Open Access

PPARGC1α gene DNA methylation variations in human placenta mediate the link between maternal hyperglycemia and leptin levels in newborns

  • Sandra Côté1, 2,
  • Valérie Gagné-Ouellet1, 2,
  • Simon-Pierre Guay1, 2,
  • Catherine Allard3,
  • Andrée-Anne Houde1, 2,
  • Patrice Perron2, 4,
  • Jean-Patrice Baillargeon4,
  • Daniel Gaudet2, 5,
  • Renée Guérin6,
  • Diane Brisson2, 5,
  • Marie-France Hivert4, 7 and
  • Luigi Bouchard1, 2Email author
Contributed equally
Clinical EpigeneticsThe official journal of the Clinical Epigenetics Society20168:72

DOI: 10.1186/s13148-016-0239-9

Received: 27 November 2015

Accepted: 13 June 2016

Published: 22 June 2016

Abstract

Background

Children exposed to gestational diabetes mellitus (GDM) are at a higher risk of developing obesity and type 2 diabetes. This susceptibility might involve brown adipose tissue (BAT), which is suspected to protect against obesity. The objective of this study is to assess whether fetal exposure to maternal hyperglycemia is associated with DNA methylation variations in genes involved in BAT genesis and activation.

Methods

DNA methylation levels at the PRDM16, BMP7, CTBP2, and PPARGC1α gene loci were measured in placenta samples using bisulfite pyrosequencing in E-21 (n = 133; 33 cases of GDM) and the HumanMethylation450 array in Gen3G (n = 172, all from non-diabetic women) birth cohorts. Glucose tolerance was assessed in all women using an oral glucose tolerance test at the second trimester of pregnancy. Participating women were extensively phenotyped throughout pregnancy, and placenta and cord blood samples were collected at birth.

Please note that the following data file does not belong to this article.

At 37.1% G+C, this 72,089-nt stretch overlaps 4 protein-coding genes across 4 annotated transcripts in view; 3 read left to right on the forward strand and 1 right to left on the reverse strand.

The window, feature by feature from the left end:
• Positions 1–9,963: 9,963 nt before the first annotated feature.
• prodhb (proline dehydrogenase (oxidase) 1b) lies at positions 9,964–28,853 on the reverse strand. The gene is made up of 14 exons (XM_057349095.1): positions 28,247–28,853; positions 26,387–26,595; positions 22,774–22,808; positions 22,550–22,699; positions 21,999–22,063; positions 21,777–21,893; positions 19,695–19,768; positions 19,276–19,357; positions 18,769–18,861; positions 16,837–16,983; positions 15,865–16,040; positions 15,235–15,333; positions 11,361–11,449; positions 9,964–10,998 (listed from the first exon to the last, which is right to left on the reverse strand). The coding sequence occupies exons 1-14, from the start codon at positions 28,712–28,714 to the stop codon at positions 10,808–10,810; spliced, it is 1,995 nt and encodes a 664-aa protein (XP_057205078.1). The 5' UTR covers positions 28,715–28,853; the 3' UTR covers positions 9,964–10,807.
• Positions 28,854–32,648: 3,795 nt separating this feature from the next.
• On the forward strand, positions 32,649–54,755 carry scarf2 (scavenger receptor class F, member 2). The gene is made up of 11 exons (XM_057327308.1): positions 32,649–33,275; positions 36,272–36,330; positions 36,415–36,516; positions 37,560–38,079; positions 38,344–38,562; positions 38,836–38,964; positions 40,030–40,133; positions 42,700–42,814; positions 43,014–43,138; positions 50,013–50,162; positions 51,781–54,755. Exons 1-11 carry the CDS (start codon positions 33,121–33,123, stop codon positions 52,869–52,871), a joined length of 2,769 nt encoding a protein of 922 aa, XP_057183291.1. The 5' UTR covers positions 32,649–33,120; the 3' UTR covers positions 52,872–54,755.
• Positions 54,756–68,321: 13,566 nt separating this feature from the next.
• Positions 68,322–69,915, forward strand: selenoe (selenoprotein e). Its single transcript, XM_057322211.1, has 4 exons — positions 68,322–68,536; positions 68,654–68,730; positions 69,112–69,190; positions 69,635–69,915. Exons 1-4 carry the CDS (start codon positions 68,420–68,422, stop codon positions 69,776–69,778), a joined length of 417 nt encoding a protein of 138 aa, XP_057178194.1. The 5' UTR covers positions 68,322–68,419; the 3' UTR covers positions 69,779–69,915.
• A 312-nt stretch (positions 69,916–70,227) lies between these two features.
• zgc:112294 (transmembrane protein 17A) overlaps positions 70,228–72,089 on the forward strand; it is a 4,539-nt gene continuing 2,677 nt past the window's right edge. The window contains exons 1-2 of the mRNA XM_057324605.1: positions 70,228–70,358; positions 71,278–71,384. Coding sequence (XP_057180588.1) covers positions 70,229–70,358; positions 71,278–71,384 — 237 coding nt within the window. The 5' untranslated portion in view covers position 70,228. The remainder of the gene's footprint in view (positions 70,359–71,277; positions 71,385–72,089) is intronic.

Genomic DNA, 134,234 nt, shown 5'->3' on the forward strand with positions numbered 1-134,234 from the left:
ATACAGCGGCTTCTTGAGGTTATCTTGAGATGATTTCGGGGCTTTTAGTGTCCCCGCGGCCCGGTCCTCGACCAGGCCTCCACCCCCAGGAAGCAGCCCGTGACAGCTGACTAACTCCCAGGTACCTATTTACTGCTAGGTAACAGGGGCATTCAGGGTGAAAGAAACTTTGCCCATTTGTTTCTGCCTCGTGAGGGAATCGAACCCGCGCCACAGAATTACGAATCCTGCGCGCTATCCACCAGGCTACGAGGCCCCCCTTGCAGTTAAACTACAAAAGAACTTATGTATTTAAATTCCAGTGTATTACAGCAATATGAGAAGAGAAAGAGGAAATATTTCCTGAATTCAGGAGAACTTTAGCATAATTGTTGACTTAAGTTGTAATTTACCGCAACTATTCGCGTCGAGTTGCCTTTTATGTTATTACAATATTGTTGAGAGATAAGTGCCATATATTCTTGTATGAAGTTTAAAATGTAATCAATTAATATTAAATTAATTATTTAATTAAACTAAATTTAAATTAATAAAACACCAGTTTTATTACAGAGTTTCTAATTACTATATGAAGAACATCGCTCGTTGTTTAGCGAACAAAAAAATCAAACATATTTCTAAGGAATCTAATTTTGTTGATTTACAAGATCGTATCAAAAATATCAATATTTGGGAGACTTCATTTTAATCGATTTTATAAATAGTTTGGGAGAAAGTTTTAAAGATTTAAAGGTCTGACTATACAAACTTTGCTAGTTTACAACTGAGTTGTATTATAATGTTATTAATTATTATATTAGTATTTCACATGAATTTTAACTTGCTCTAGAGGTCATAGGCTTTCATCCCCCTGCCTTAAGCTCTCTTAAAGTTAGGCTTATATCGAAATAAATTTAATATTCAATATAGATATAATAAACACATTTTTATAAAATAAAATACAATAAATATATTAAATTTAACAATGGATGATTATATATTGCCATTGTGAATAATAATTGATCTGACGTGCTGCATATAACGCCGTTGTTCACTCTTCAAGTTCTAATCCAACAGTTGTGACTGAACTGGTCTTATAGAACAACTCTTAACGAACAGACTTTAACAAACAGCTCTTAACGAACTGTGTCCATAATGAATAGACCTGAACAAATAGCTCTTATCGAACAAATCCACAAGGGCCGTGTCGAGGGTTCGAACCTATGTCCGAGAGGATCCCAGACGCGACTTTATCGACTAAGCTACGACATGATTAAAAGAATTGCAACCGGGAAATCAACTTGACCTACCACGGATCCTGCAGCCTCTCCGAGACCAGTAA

Results

We report that maternal glycemia at the second and third trimester of pregnancy are correlated with variations in DNA methylation levels at PRDM16, BMP7, and PPARGC1α and with cord blood leptin levels. Variations in PRDM16 and PPARGC1α DNA methylation levels were also correlated with cord blood leptin levels. Mediation analyses support that DNA methylation variations at the PPARGC1α gene locus explain 0.8 % of the cord blood leptin levels variance independently of maternal fasting glucose levels (p = 0.05).

Conclusions

These results suggest that maternal glucose in pregnancy could produce variations in DNA methylation in BAT-related genes and that some of these DNA methylation marks seem to mediate the impact of maternal glycemia on cord blood leptin levels, an adipokine regulating body weight.

Keywords

Brown adipose tissue Epigenetics Gestational diabetes mellitus Pregnancy Hyperglycemia

Background

The fetal metabolic programming and Developmental Origins of Health and Disease (DOHaD) hypotheses propose that the origin of chronic diseases such as obesity is related to an early exposure to a suboptimal fetal environment [1]. Indeed, Pedersen first suggested in 1954 that high concentrations of glucose in maternal diabetes give rise to a higher glucose transfer to the fetus and lead to fetal overgrowth [2]. The increased fetal growth is mainly a consequence of increased fetal insulin secretion (fetal hyperinsulinemia) acting on diverse tissues but with a stronger influence on adipose tissue development [3, 4]. Insulin does not cross the placental barrier. Nevertheless, the placenta has a key role in materno-fetal exchanges, nutrients partitioning (including glucose), and fetal energy metabolism and growth. The placenta undergoes various functional adaptations when exposed to metabolic challenges [5], which provides an opportunity to identify specific genes and pathways involved in placental energy transfer regulation, itself linked to an increased risk for childhood obesity [6, 7].